As the semester and end of the year approaches, I find myself reflecting on this question more frequently:
“Am I currently just trying to make it through the day or do I have the capacity and bandwidth to do other things?”
I, like many of you reading this post, am tired. I feel like I’m doing just enough to stay a few steps ahead of everything. My best days are when I focus on one project and make slow and steady progress. I’m frustrated and anxious and that has bled into the ways I feel about work and the people I work with. I have felt stuck, in many ways, this fall. The jazzy Hailley some of you know can be a bit harder to find some days.
What I’m slowly realizing is that my best strategy for handling these feelings is to step outside the library. Earlier this week, I attended another meeting of the Improv & Pedagogy Teaching Community, a group funded by our center for teaching excellence and led by faculty members who also are founders for a local improv group, Happy Valley Improv (HVI).
Now, for some context, you should know I took an improv class with HVI at the start of 2020 (which seems like another lifetime ago). I had several motivations for taking the course, but mainly I wanted to try something new and was able to take the course with a close friend (shout out to my gal, Giorgia!). What I didn’t expect was that I truly loved doing improv. In an improv space, you’re asked to trust the people around you, get into the flow and energy of that group, and know that you’ll be accepted for whatever ideas you put forward. Everyone has agreed to the “Yes and…” philosophy and you make it work, with whatever you have been presented. While taking the in-person classes, I found it refreshing to turn the part of my brain that thinks about the next 10 moves and tap into my creative side, coming up with stories and backstories on the spot. I enjoyed the class so much, I had signed up for level 2 but obviously, the pandemic got in the way.
So when I got the email about the fall meetings for the Improv & Pedagogy Teaching Community, I figured this was my way back into improv. I attended a session about a month ago and left the session feeling happier and more energetic than I had been in a while. It wasn’t a large group of us, no more than 12. We talked about our position at the university and how it’s related to teaching, and what we were experiencing in our virtual classrooms. During that first happy hour, we played a few games, where we got to rename ourselves, pass around the ball of energy, and dream up some new characters.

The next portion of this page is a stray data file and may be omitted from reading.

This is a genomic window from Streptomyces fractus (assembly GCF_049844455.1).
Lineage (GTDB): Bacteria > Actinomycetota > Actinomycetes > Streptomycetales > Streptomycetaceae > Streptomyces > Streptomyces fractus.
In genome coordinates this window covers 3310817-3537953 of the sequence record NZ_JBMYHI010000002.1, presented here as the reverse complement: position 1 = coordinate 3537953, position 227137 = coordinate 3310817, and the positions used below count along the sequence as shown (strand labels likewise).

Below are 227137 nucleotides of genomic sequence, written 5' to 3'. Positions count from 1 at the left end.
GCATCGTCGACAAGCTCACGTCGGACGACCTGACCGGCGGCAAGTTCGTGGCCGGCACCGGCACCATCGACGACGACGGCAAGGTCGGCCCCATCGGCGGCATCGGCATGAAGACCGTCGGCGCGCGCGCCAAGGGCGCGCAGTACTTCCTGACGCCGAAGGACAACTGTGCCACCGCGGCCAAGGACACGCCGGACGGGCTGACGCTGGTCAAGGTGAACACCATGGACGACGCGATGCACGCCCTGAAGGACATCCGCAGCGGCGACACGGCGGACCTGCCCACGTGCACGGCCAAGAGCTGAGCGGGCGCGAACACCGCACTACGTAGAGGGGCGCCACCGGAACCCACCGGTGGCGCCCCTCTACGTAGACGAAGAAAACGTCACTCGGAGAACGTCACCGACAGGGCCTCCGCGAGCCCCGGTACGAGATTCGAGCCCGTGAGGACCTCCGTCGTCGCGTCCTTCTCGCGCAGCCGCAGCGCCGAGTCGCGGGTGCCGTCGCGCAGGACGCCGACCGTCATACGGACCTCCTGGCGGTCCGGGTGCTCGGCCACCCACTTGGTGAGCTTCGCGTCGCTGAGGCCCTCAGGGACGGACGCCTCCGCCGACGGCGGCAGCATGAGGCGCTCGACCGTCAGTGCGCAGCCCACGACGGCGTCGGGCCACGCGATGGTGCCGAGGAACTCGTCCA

When the next happy hour came around this past week, I thought about skipping it. There was a lot of library drama this week and I felt weighed down by everything. However, I reminded myself that I would probably feel better if I logged on. So, as 4:30 rolled around, I got onto Zoom and as soon as I got into the room, I started to smile. What struck me about this happy hour was that it was refreshing to talk to people not deeply interconnected with the library. Widening my group of colleagues gave me a new perspective I needed. As we sat in that Zoom room, we were all educators, sharing our experiences, testing out some games, solving problems, and thinking about our teaching pedagogy and how improv plays a role in our work. Sure it wasn’t quite the same as standing in the ballet studio HVI used for their classes but the way the happy hour helped me and my brain definitely felt the same. I feel lucky to have this teaching community and am appreciative that this space is available to me.
Upon further reflection, I’ve been thinking a lot about how the ethos of “Yes and…” plays into my student engagement and outreach work. I’ve always seen myself as a connector and the “yes and…” helps bring new ideas, events, and workshops to life. In two meetings this week, after the improv happy hour, I found myself taking the “yes and…” stance. The first came in a conversation with two groups of colleagues, where we were connecting two peer mentoring services and imagining new ways to bring them together and provide instruction. The second was with two colleagues in Outdoor Adventures, as we began to finalize a semester-long Wikipedia Edit-a-thon to increase the coverage of POCs who are involved in the outdoor industry. In both situations, I felt that spark of making connections and building something I didn’t anticipate when I entered the meeting. It will definitely be this sort of work that sustains me, during this pandemic and beyond. And this week has been about clarifying what that dynamic is, so I know how to get back to that space when I need it.
I’m curious if any readers have something like improv that helps you? Both for getting out of your head but also might have applications to your work? Would love to hear how others are continuing to grapple with today’s reality (and if there are any other library improv folks out there!).